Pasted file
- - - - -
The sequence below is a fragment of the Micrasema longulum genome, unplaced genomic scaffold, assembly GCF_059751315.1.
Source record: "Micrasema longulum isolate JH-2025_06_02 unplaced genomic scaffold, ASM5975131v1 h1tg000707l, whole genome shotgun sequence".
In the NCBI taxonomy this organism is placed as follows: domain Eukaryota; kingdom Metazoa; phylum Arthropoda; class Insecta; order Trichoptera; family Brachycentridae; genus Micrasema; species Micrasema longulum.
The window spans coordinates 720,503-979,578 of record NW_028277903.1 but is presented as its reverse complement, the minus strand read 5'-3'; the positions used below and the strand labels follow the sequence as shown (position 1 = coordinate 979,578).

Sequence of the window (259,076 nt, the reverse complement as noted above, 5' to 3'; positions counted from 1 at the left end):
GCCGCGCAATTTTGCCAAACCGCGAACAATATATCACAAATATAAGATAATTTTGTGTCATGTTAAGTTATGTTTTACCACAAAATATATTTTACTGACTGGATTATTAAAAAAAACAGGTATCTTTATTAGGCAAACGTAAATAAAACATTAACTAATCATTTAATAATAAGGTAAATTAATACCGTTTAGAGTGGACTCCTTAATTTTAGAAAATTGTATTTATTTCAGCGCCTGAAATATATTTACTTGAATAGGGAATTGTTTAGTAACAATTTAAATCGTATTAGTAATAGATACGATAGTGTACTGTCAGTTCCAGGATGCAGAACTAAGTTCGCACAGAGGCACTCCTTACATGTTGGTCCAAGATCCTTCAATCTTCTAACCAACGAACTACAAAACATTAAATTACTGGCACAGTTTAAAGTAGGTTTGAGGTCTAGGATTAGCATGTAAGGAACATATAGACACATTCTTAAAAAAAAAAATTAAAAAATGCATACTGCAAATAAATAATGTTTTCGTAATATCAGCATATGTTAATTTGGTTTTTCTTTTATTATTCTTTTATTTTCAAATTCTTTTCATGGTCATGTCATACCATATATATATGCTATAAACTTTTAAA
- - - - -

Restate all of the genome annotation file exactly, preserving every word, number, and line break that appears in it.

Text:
The sequence below is a fragment of the Micrasema longulum genome, unplaced genomic scaffold, assembly GCF_059751315.1.
Source record: "Micrasema longulum isolate JH-2025_06_02 unplaced genomic scaffold, ASM5975131v1 h1tg000707l, whole genome shotgun sequence".
In the NCBI taxonomy this organism is placed as follows: domain Eukaryota; kingdom Metazoa; phylum Arthropoda; class Insecta; order Trichoptera; family Brachycentridae; genus Micrasema; species Micrasema longulum.
The window spans coordinates 720,503-979,578 of record NW_028277903.1 but is presented as its reverse complement, the minus strand read 5'-3'; the positions used below and the strand labels follow the sequence as shown (position 1 = coordinate 979,578).

Sequence of the window (259,076 nt, the reverse complement as noted above, 5' to 3'; positions counted from 1 at the left end):
GCCGCGCAATTTTGCCAAACCGCGAACAATATATCACAAATATAAGATAATTTTGTGTCATGTTAAGTTATGTTTTACCACAAAATATATTTTACTGACTGGATTATTAAAAAAAACAGGTATCTTTATTAGGCAAACGTAAATAAAACATTAACTAATCATTTAATAATAAGGTAAATTAATACCGTTTAGAGTGGACTCCTTAATTTTAGAAAATTGTATTTATTTCAGCGCCTGAAATATATTTACTTGAATAGGGAATTGTTTAGTAACAATTTAAATCGTATTAGTAATAGATACGATAGTGTACTGTCAGTTCCAGGATGCAGAACTAAGTTCGCACAGAGGCACTCCTTACATGTTGGTCCAAGATCCTTCAATCTTCTAACCAACGAACTACAAAACATTAAATTACTGGCACAGTTTAAAGTAGGTTTGAGGTCTAGGATTAGCATGTAAGGAACATATAGACACATTCTTAAAAAAAAAAATTAAAAAATGCATACTGCAAATAAATAATGTTTTCGTAATATCAGCATATGTTAATTTGGTTTTTCTTTTATTATTCTTTTATTTTCAAATTCTTTTCATGGTCATGTCATACCATATATATATGCTATAAACTTTTAAA